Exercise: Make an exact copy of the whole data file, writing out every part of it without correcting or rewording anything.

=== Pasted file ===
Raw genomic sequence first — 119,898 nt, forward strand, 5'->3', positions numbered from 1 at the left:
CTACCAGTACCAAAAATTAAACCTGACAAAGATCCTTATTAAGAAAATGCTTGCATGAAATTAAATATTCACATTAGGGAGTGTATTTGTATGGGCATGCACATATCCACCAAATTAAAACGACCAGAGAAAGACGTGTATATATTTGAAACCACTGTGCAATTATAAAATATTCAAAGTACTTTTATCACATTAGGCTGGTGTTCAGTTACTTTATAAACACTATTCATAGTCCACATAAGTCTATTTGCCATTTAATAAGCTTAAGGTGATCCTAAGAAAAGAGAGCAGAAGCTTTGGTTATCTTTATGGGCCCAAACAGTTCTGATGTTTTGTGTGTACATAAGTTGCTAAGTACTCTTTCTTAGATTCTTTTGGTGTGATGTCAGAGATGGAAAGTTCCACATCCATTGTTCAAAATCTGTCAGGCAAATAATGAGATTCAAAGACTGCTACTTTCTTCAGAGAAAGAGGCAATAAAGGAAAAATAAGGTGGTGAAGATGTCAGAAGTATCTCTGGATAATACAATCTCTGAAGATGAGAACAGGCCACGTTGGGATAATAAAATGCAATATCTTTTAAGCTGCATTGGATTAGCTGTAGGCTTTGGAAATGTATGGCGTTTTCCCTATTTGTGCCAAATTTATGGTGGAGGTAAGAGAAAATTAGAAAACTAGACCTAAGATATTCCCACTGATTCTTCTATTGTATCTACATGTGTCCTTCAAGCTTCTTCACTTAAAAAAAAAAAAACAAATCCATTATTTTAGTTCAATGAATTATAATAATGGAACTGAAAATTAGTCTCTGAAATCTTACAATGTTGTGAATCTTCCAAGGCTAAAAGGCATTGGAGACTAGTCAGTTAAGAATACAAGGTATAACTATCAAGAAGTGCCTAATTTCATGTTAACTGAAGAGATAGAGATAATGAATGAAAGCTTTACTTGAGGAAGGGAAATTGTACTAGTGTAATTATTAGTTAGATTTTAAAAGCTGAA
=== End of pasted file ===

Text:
Raw genomic sequence first — 119,898 nt, forward strand, 5'->3', positions numbered from 1 at the left:
CTACCAGTACCAAAAATTAAACCTGACAAAGATCCTTATTAAGAAAATGCTTGCATGAAATTAAATATTCACATTAGGGAGTGTATTTGTATGGGCATGCACATATCCACCAAATTAAAACGACCAGAGAAAGACGTGTATATATTTGAAACCACTGTGCAATTATAAAATATTCAAAGTACTTTTATCACATTAGGCTGGTGTTCAGTTACTTTATAAACACTATTCATAGTCCACATAAGTCTATTTGCCATTTAATAAGCTTAAGGTGATCCTAAGAAAAGAGAGCAGAAGCTTTGGTTATCTTTATGGGCCCAAACAGTTCTGATGTTTTGTGTGTACATAAGTTGCTAAGTACTCTTTCTTAGATTCTTTTGGTGTGATGTCAGAGATGGAAAGTTCCACATCCATTGTTCAAAATCTGTCAGGCAAATAATGAGATTCAAAGACTGCTACTTTCTTCAGAGAAAGAGGCAATAAAGGAAAAATAAGGTGGTGAAGATGTCAGAAGTATCTCTGGATAATACAATCTCTGAAGATGAGAACAGGCCACGTTGGGATAATAAAATGCAATATCTTTTAAGCTGCATTGGATTAGCTGTAGGCTTTGGAAATGTATGGCGTTTTCCCTATTTGTGCCAAATTTATGGTGGAGGTAAGAGAAAATTAGAAAACTAGACCTAAGATATTCCCACTGATTCTTCTATTGTATCTACATGTGTCCTTCAAGCTTCTTCACTTAAAAAAAAAAAAACAAATCCATTATTTTAGTTCAATGAATTATAATAATGGAACTGAAAATTAGTCTCTGAAATCTTACAATGTTGTGAATCTTCCAAGGCTAAAAGGCATTGGAGACTAGTCAGTTAAGAATACAAGGTATAACTATCAAGAAGTGCCTAATTTCATGTTAACTGAAGAGATAGAGATAATGAATGAAAGCTTTACTTGAGGAAGGGAAATTGTACTAGTGTAATTATTAGTTAGATTTTAAAAGCTGAA